Recommended for you Airports Authority commanded to protect South Caicos airport by airline State of Emergency Declared for South Caicos Facebook Twitter Google+LinkedInPinterestWhatsAppProvidenciales, 28 Oct 2015 – South Caicos residents are paying considerably higher fares for domestic air travel due to a change in the schedule at InterCaribbean Airways. Recently, Member of Parliament for the District, Hon Norman Saunders responded to the question on the issue on RTC radio and said it is a grave inconvenience which even impacts patients at the hospital. “Because now instead of getting to Grand Turk even at 10 o’ clock which is considered late for many things that South Caicos residents would want to do in Grand Turk, you cannot get to Grand Turk before 11 o’ clock now.”Hon Saunders continued, “the arrangement the government had was that South Caicos patients visiting the Grand Turk hospital would normally go up in the morning and come back in the afternoon. That is almost impossible now, they will not get to Grand Turk before 11 o’clock and depending on the circumstances they will have to overnight so that is an extra cost for the Government.”The Member is calling on Government to intervene; calling the situation ‘drastic’. The Premier had promised that he would get all of the stakeholders together to resolve the issue. The change was conveyed to Saunders days before it took effect on October 11. Airline tickets are as much as $100 more for travel out of South Caicos. Related Items:Intercaribbean Airways, norman saunders, south caicos Teen dies mysteriously in South Caicos, Police investigate Facebook Twitter Google+LinkedInPinterestWhatsApp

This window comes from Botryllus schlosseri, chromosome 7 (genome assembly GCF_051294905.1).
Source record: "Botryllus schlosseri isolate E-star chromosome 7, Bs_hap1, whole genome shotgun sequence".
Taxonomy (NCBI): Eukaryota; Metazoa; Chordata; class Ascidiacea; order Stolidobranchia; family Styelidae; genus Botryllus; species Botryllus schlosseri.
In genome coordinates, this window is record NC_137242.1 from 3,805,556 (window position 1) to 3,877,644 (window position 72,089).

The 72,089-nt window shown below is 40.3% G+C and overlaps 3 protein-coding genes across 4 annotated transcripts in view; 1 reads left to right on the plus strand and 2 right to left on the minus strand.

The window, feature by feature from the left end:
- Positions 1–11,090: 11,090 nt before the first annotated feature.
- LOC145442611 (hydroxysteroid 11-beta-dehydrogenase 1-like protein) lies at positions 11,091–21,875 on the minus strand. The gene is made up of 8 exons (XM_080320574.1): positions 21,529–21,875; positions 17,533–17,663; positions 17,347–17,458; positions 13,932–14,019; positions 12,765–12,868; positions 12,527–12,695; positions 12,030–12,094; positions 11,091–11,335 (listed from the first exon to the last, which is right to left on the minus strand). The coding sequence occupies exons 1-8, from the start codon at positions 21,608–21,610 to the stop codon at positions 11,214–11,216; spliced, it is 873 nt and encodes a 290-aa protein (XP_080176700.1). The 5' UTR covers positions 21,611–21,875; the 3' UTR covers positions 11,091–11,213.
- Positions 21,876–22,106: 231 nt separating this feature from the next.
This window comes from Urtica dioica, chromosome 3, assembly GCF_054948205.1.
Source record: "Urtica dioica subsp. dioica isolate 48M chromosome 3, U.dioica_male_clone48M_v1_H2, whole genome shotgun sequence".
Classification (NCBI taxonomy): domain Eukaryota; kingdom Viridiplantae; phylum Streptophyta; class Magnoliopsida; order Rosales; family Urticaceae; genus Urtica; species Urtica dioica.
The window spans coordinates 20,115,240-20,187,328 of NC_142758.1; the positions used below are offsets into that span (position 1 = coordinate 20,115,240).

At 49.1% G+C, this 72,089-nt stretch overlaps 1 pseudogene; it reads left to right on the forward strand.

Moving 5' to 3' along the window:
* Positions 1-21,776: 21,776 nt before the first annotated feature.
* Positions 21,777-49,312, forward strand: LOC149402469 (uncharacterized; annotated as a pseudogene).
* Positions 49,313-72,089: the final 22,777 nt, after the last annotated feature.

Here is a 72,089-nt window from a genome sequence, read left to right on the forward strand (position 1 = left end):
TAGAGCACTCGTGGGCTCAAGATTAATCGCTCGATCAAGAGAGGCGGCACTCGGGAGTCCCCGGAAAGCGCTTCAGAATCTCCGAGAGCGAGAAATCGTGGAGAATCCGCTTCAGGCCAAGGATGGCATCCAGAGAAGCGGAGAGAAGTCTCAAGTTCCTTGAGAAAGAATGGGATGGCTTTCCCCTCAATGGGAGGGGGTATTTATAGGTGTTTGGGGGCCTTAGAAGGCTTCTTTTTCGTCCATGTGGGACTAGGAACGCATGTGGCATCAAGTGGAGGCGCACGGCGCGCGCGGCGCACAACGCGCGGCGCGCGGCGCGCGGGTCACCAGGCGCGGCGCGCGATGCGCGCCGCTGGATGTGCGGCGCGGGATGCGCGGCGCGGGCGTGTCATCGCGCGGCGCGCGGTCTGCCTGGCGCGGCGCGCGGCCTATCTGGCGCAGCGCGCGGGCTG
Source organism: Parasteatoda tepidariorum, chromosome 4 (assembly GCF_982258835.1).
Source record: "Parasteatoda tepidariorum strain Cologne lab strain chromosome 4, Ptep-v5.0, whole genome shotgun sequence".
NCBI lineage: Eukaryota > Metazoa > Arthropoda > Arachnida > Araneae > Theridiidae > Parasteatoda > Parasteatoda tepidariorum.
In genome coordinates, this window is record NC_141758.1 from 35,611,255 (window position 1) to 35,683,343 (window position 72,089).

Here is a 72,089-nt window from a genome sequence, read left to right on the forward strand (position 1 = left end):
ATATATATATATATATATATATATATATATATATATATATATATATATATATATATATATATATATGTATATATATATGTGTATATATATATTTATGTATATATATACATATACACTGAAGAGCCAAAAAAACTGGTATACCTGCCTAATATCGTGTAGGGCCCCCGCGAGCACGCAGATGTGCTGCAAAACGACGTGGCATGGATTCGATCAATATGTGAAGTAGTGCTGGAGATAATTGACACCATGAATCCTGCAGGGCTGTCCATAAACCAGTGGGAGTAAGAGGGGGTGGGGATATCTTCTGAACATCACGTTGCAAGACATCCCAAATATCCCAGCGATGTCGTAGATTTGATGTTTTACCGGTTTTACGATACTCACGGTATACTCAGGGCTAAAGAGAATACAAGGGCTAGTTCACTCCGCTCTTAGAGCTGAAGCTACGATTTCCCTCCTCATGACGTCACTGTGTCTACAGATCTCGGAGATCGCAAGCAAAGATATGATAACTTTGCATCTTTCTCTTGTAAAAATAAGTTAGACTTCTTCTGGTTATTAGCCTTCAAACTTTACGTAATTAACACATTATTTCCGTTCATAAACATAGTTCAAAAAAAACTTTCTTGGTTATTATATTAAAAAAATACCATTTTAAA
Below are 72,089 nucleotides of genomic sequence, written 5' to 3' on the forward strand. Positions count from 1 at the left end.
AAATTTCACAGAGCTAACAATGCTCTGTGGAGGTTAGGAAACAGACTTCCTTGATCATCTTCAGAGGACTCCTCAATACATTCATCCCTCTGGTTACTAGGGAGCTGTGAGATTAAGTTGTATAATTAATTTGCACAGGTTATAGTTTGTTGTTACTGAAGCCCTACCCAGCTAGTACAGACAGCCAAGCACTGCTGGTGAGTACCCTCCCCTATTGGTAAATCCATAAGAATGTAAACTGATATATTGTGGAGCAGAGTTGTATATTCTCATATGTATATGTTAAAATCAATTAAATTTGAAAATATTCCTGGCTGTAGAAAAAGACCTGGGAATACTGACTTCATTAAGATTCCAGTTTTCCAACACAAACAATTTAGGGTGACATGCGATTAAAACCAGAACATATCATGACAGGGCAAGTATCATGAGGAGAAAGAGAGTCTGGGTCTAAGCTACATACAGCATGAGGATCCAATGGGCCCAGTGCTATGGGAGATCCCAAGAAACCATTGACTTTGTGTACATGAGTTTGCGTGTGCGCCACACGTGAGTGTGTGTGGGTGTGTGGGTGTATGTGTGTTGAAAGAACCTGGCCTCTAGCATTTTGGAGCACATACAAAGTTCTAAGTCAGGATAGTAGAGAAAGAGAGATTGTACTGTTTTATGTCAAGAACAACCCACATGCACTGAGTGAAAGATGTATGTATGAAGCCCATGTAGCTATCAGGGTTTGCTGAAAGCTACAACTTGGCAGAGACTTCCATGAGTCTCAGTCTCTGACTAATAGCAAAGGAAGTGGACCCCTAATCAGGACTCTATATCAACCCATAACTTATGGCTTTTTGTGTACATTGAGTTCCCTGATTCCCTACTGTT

Writing and recording “Gallipoli” in Italy “seemed to return me to the old joys of music as a visceral experience,” Beirut’s Zach Condon sharesAna YglesiasGRAMMYs Oct 22, 2018 – 6:02 pm Indie group Beirut, led by Zach Condon, have released the lead single and title track for their upcoming album set to be released on Feb. 1, 2019. The band will also launch a tour in support of the album that month. News Beirut Share Story Of “Gallipoli,” Announce Tour beirut-share-story-behind-gallipoli-upcoming-album-announce-tour https://twitter.com/bandBeirut/status/1054360911723614209 Email Twitter Facebook Beirut Share Story Behind “Gallipoli” From Upcoming Album, Announce Tour Our new album GALLIPOLI will be released February 1st, 2019, via 4AD. Tour dates: https://t.co/vbnb4CKW66Pre-order: https://t.co/jeFb1ectSmStream: https://t.co/cNf3L7awSQ pic.twitter.com/rPiZQzkM4R— Beirut (@bandBeirut) October 22, 2018 “Gallipoli” is a joyful, bright track led by celebratory-sounding horns and organ notes, with Condon’s vocals floating amongst them as he sings, “We tell tales to be known/or be spared the sorrow.” The song was written by Condon after the group visited the small island town of the same name in Southern Italy while working on the then-unnamed album at a studio in a nearby town.In a long note from Condon on the band’s website, he shares that “Gallipoli started, in my mind, when I finally had my old Farfisa organ shipped to New York from my parent’s home in Santa Fe, NM.” It was with this old, previously-abandoned organ that he used almost exclusively to write the majority of Beirut’s first two albums, while still living in Santa Fe. After the organ arrived in Brooklyn at his home at the time in 2016, he began writing the first songs for Galliopoli, also using it for the first time in the studio.After Condon moved from Brooklyn to Berlin in 2017, the group resumed working on the album, this time in a rural part of Southern Italy. It was there that Condon, along with two of his bandmates, Nick Petree and Paul Collins, and producer Gabe Wax had a strange and inspiring encounter.”We stumbled into a medieval-fortressed island town of Gallipoli one night and followed a brass band procession fronted by priests carrying a statue of the town’s saint through the winding narrow streets behind what seemed like the entire town, before returning late to Sudestudio. The next day I wrote the song I ended up calling ‘Gallipoli’ entirely in one sitting, pausing only to eat. I eventually dragged Nick and Paul in to add some percussion and bass,” he shares.The creativity and inspiration he felt that night and the following day gave him the beautiful title track, and soon enough the rest of the album.”I was quite pleased with the result. It felt to me like a cathartic mix of all the old and new records and seemed to return me to the old joys of music as a visceral experience,” Condon said. “This seemed to be the guiding logic behind much of the album, of which I only realized fully at that point.”On NPR’s All Songs Considered, Condon furthers the story of the night in Gallipoli:”[Sound] was bouncing off the walls, and simultaneously every church bell in town was ringing, which just made for utter chaos. And the city is just claustrophobic, streets winding—you would have to live there your whole life to know where you’re going.”Shortly after the album is released on Feb 1, Beirut will embark on a U.S. tour beginning Feb. 10 in Brooklyn and ending March 5 in Los Angeles. The European leg will follow, beginning in Berlin on March 30. More information on the tour can be found on the band’s website.SXSW Announces First Wave Of Artists For Music Festival In Spring 2019Read more